Gcon Sausage Sizzle_25apr15Last week saw us gearing up for a sausage sizzle fundraiser barbecue outside our local hardware store. The preparation phase included getting up to our elbows in raw onion a few days before the event – and the miasma continues to permeate my house and fridges, car and numerous plastic containers. 40kg of medium sized brown onions is a whole lot of onion. In fact it’s two very large sacks of onions. Being involved in peeling and processing them individually made me realise much more clearly just how much ‘a lot’ really is – and it’s heaps!

We had a good system going, though: five people and an industrial strength slicer/dicer machine. This combination of teamwork and machinery peeled and shredded all 40kg in about four hours. This was followed by a fair amount of cleaning up, because little bits of onions somehow just went everywhere. Then we had to find somewhere to store 16 bags of onion slices for two days, whilst leaving space for about 400 sausages. My fridge and freezer may never recover from this little exercise…

The adventures with onions was just one part (but definitely the smelliest part) of the preparations. Other aspects included ensuring that the group’s public liability insurance was up to date and that the venue was booked – these things needed to be done well in advance. Then there was costing, sourcing and purchasing the onions (!), soft drinks, sausages, sauces, bread rolls, cleaning equipment, oil, serviettes and so forth at the best prices available. We also had to acquire 30kg of ice and a 135 litre esky (giant cooler box) to store the items that had to be kept below 5 degrees on the day of the ‘sizzle,’ specifically the onions(!) and the sausages. The hired esky may also never recover completely, despite the enthusiastic application of bleach after the event…

Next time round we’ll try to get some of these items donated, which would no doubt help our bottom line.

Only one the helpers on the day had had any prior involvement in running one of these events – and her input was invaluable. Nevertheless, there was a very steep learning curve for all of us. Fortunately we had a relatively short day of trading, since it was a holiday. This meant we could only set up to start selling by 11.30am and finished up at about 3.30pm. Generally the stalls run for twice that long, which would have been quite a stretch for our little team.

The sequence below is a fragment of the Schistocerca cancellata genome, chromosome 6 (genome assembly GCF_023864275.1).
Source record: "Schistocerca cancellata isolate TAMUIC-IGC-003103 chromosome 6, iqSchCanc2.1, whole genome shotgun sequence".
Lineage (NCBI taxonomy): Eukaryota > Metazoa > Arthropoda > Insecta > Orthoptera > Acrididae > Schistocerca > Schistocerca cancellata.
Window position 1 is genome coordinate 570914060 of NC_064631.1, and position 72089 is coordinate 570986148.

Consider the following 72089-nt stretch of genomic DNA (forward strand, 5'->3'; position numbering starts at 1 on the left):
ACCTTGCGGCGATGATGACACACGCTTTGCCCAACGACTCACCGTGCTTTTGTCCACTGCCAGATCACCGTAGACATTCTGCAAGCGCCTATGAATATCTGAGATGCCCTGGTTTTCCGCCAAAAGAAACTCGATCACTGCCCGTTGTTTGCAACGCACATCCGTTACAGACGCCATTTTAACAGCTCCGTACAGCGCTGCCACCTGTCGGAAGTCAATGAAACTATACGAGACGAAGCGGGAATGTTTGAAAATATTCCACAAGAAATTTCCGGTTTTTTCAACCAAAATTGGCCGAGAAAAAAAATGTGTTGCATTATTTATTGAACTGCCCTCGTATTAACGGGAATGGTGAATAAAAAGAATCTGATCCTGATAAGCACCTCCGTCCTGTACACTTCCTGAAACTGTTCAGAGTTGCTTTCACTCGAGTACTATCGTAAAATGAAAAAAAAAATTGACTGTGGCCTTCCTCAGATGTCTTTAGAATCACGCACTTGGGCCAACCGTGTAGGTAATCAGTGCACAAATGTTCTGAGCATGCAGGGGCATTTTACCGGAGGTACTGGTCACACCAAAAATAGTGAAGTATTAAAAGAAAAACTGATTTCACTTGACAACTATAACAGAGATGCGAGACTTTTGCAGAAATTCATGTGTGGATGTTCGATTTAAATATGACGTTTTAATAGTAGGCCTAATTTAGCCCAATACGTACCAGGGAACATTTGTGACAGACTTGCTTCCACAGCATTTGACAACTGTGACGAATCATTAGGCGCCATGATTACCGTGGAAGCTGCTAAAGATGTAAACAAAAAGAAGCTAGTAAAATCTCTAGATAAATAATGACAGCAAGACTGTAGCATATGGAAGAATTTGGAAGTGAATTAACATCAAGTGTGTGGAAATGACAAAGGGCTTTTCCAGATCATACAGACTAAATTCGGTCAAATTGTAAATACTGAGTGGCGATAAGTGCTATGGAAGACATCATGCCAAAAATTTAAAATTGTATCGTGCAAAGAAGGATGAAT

Next time round we’ll also try for some extra helpers so that we can work in shifts, rather than flat out for the whole day.

Things I learned along the way:
* Shopping wisely (like pre-ordering the bread rolls in bulk and keeping and eye out for special offers on soft drinks) can bump up the bottom line considerably
* You can NEVER have too many helpers
* Aprons are amusing
* Onions are smelly… really, really smelly… and the stench lingers in a house (my house!) for an awfully long time


Confit d’Oignon, almost ready for bottling

On the up side, it turns out that Confit d’Oignon (French onion marmalade) is a cunning way of using up a LOT of leftover sliced onion – but it’s quite a lot of work and once it’s made it needs a home… I don’t need that much onion jam – so all offers of rehoming a bottle or more of onion jam will be considered.

After all the dust has settled we made about $650, which is an excellent start towards our fundraising goal of $4,000 for the year. We raise the funds in order to cover the venue hire and insurance for our annual convention (GenghisCon). If we didn’t do this, we’d have to bump up our membership prices (like every other local convention has) and we quite simply don’t want to go there.

So sausage sizzle #2 is booked for 21 November – put it in your diary now and come on down to support us 🙂

One thought on “A learning exercise

  1. Pingback: So long and thanks for the fish… – Teacup in the Sky

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